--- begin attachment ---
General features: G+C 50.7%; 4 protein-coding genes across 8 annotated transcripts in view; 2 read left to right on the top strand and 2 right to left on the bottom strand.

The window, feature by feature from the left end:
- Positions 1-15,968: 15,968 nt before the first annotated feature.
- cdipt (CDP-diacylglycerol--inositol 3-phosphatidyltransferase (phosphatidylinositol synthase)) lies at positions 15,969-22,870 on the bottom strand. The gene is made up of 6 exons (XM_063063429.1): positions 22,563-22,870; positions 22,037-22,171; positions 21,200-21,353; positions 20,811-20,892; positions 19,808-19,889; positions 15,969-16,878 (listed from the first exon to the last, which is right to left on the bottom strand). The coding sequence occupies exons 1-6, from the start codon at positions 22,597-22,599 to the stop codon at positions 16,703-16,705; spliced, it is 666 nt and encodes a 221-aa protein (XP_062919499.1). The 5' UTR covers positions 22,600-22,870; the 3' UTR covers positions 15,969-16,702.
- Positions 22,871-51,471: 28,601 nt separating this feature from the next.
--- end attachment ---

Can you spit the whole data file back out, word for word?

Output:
General features: G+C 50.7%; 4 protein-coding genes across 8 annotated transcripts in view; 2 read left to right on the top strand and 2 right to left on the bottom strand.

The window, feature by feature from the left end:
- Positions 1-15,968: 15,968 nt before the first annotated feature.
- cdipt (CDP-diacylglycerol--inositol 3-phosphatidyltransferase (phosphatidylinositol synthase)) lies at positions 15,969-22,870 on the bottom strand. The gene is made up of 6 exons (XM_063063429.1): positions 22,563-22,870; positions 22,037-22,171; positions 21,200-21,353; positions 20,811-20,892; positions 19,808-19,889; positions 15,969-16,878 (listed from the first exon to the last, which is right to left on the bottom strand). The coding sequence occupies exons 1-6, from the start codon at positions 22,597-22,599 to the stop codon at positions 16,703-16,705; spliced, it is 666 nt and encodes a 221-aa protein (XP_062919499.1). The 5' UTR covers positions 22,600-22,870; the 3' UTR covers positions 15,969-16,702.
- Positions 22,871-51,471: 28,601 nt separating this feature from the next.